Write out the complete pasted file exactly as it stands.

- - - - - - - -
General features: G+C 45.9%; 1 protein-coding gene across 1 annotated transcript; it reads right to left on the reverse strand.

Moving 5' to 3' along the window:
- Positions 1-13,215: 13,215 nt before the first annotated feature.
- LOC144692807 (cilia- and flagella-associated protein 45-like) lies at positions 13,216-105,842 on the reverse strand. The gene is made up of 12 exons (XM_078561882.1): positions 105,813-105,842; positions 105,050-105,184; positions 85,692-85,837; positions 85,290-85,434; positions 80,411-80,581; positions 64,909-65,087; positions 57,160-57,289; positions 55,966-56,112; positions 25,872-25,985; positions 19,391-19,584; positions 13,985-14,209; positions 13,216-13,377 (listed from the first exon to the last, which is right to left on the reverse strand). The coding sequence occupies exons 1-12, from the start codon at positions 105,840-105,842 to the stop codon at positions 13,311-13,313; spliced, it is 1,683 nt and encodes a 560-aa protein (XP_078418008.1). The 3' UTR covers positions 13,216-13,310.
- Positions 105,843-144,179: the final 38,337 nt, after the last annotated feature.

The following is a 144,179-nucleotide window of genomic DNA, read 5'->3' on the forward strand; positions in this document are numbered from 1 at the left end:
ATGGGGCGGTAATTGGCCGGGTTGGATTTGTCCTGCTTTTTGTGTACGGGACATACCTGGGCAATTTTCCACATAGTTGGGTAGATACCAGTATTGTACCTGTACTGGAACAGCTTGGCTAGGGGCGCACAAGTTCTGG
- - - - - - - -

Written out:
General features: G+C 45.9%; 1 protein-coding gene across 1 annotated transcript; it reads right to left on the reverse strand.

Moving 5' to 3' along the window:
- Positions 1-13,215: 13,215 nt before the first annotated feature.
- LOC144692807 (cilia- and flagella-associated protein 45-like) lies at positions 13,216-105,842 on the reverse strand. The gene is made up of 12 exons (XM_078561882.1): positions 105,813-105,842; positions 105,050-105,184; positions 85,692-85,837; positions 85,290-85,434; positions 80,411-80,581; positions 64,909-65,087; positions 57,160-57,289; positions 55,966-56,112; positions 25,872-25,985; positions 19,391-19,584; positions 13,985-14,209; positions 13,216-13,377 (listed from the first exon to the last, which is right to left on the reverse strand). The coding sequence occupies exons 1-12, from the start codon at positions 105,840-105,842 to the stop codon at positions 13,311-13,313; spliced, it is 1,683 nt and encodes a 560-aa protein (XP_078418008.1). The 3' UTR covers positions 13,216-13,310.
- Positions 105,843-144,179: the final 38,337 nt, after the last annotated feature.

The following is a 144,179-nucleotide window of genomic DNA, read 5'->3' on the forward strand; positions in this document are numbered from 1 at the left end:
ATGGGGCGGTAATTGGCCGGGTTGGATTTGTCCTGCTTTTTGTGTACGGGACATACCTGGGCAATTTTCCACATAGTTGGGTAGATACCAGTATTGTACCTGTACTGGAACAGCTTGGCTAGGGGCGCACAAGTTCTGG